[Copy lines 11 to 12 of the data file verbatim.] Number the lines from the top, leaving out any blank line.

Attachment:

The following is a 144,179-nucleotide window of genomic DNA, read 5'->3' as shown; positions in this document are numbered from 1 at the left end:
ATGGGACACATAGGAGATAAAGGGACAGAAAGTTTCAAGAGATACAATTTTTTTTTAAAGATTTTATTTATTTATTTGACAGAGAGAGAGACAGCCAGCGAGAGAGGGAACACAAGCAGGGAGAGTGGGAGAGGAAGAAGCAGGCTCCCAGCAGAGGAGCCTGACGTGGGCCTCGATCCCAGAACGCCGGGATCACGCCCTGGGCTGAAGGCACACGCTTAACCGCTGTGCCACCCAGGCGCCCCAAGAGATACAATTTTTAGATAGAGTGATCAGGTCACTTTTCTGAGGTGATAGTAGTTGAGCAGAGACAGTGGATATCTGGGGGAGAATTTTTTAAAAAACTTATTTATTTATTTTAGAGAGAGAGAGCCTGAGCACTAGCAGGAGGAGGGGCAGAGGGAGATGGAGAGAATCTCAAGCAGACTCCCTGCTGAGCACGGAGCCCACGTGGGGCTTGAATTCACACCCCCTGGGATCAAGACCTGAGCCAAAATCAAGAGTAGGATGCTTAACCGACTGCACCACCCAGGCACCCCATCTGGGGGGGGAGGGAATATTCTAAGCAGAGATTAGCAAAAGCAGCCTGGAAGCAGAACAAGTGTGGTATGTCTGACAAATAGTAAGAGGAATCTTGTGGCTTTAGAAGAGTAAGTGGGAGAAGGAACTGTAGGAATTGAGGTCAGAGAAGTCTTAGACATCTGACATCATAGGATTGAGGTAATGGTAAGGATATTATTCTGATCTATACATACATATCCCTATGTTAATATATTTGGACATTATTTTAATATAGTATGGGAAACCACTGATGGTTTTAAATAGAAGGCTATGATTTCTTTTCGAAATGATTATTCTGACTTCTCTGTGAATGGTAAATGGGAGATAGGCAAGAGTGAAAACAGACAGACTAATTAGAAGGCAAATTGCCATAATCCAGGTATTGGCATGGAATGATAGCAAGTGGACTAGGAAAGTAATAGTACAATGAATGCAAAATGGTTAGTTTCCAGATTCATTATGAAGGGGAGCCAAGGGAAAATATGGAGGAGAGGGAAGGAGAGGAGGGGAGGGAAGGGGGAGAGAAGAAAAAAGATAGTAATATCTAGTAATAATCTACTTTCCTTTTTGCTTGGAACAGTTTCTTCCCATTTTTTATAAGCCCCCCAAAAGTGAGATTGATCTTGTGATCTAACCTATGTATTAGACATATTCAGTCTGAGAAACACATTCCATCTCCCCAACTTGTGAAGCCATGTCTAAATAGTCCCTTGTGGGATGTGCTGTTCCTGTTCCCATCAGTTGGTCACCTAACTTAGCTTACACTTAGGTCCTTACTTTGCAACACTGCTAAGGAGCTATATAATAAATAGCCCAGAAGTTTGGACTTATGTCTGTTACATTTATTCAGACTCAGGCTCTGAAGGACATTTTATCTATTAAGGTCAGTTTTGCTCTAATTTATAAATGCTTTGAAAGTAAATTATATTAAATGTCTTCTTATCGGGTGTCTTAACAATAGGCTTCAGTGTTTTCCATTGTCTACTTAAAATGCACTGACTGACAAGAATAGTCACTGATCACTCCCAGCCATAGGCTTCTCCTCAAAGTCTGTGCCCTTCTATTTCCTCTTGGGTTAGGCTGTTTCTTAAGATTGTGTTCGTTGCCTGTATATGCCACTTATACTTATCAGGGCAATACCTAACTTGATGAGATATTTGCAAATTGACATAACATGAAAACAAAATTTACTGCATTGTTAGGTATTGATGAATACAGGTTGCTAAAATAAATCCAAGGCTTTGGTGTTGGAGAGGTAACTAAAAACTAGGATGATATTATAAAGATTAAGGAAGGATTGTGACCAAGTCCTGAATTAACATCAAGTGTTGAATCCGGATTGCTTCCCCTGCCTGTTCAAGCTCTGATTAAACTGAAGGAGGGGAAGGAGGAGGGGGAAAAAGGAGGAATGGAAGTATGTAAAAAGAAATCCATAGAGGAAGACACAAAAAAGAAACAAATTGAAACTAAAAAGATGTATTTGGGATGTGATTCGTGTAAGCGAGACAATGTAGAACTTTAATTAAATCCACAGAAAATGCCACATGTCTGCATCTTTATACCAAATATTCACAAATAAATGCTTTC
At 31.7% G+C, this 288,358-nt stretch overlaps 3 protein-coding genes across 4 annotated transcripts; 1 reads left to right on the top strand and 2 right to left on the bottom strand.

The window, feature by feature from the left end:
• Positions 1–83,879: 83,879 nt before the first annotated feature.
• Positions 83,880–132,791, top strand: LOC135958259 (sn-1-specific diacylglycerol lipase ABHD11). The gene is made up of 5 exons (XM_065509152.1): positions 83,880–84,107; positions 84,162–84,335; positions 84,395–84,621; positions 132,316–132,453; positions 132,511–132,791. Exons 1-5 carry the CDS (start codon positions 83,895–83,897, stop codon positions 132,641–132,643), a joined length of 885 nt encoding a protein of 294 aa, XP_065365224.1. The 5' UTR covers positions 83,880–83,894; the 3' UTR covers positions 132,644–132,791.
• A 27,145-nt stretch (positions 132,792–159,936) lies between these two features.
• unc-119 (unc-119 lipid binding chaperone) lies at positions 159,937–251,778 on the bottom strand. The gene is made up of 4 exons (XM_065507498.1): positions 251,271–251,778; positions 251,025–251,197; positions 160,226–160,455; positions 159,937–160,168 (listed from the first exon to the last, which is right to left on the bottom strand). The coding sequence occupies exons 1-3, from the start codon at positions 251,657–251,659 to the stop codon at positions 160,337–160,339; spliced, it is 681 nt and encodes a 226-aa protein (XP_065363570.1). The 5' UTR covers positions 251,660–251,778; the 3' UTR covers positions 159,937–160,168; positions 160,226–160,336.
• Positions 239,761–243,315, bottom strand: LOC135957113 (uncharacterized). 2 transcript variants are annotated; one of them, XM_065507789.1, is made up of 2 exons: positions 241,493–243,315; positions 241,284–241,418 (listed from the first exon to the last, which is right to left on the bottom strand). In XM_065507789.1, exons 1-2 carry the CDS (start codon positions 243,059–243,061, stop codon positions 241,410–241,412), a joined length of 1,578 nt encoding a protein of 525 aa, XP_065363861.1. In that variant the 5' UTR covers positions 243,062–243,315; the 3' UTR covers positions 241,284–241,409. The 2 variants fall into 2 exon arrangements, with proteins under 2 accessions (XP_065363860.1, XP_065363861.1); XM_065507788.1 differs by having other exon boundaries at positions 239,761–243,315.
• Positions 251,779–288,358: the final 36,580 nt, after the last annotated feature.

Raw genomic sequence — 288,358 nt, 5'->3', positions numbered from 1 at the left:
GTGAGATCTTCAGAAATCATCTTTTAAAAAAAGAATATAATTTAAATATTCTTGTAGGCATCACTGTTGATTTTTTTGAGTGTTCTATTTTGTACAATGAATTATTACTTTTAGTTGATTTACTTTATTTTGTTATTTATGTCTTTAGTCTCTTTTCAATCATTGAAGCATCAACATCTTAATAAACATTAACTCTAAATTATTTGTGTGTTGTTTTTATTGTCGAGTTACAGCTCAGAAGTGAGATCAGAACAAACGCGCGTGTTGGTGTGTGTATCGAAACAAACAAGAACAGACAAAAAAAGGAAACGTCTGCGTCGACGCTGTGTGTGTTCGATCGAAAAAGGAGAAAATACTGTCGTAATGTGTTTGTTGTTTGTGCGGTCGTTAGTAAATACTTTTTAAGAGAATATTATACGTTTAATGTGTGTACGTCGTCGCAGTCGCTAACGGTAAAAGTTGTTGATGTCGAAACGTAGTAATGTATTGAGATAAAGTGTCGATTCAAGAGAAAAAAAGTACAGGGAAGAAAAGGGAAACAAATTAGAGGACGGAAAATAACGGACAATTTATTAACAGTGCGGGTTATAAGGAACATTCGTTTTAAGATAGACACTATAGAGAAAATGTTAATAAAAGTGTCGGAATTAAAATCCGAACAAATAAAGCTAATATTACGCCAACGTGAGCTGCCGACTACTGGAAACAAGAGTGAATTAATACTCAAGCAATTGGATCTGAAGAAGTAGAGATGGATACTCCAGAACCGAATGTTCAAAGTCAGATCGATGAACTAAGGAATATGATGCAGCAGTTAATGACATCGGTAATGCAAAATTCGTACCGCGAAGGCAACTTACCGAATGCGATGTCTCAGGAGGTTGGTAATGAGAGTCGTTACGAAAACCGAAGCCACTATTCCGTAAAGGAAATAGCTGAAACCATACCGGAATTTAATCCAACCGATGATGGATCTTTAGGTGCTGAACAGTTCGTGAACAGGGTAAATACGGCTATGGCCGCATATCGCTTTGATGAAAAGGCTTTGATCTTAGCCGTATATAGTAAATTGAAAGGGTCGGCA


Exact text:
Raw genomic sequence — 288,358 nt, 5'->3', positions numbered from 1 at the left:
GTGAGATCTTCAGAAATCATCTTTTAAAAAAAGAATATAATTTAAATATTCTTGTAGGCATCACTGTTGATTTTTTTGAGTGTTCTATTTTGTACAATGAATTATTACTTTTAGTTGATTTACTTTATTTTGTTATTTATGTCTTTAGTCTCTTTTCAATCATTGAAGCATCAACATCTTAATAAACATTAACTCTAAATTATTTGTGTGTTGTTTTTATTGTCGAGTTACAGCTCAGAAGTGAGATCAGAACAAACGCGCGTGTTGGTGTGTGTATCGAAACAAACAAGAACAGACAAAAAAAGGAAACGTCTGCGTCGACGCTGTGTGTGTTCGATCGAAAAAGGAGAAAATACTGTCGTAATGTGTTTGTTGTTTGTGCGGTCGTTAGTAAATACTTTTTAAGAGAATATTATACGTTTAATGTGTGTACGTCGTCGCAGTCGCTAACGGTAAAAGTTGTTGATGTCGAAACGTAGTAATGTATTGAGATAAAGTGTCGATTCAAGAGAAAAAAAGTACAGGGAAGAAAAGGGAAACAAATTAGAGGACGGAAAATAACGGACAATTTATTAACAGTGCGGGTTATAAGGAACATTCGTTTTAAGATAGACACTATAGAGAAAATGTTAATAAAAGTGTCGGAATTAAAATCCGAACAAATAAAGCTAATATTACGCCAACGTGAGCTGCCGACTACTGGAAACAAGAGTGAATTAATACTCAAGCAATTGGATCTGAAGAAGTAGAGATGGATACTCCAGAACCGAATGTTCAAAGTCAGATCGATGAACTAAGGAATATGATGCAGCAGTTAATGACATCGGTAATGCAAAATTCGTACCGCGAAGGCAACTTACCGAATGCGATGTCTCAGGAGGTTGGTAATGAGAGTCGTTACGAAAACCGAAGCCACTATTCCGTAAAGGAAATAGCTGAAACCATACCGGAATTTAATCCAACCGATGATGGATCTTTAGGTGCTGAACAGTTCGTGAACAGGGTAAATACGGCTATGGCCGCATATCGCTTTGATGAAAAGGCTTTGATCTTAGCCGTATATAGTAAATTGAAAGGGTCGGCA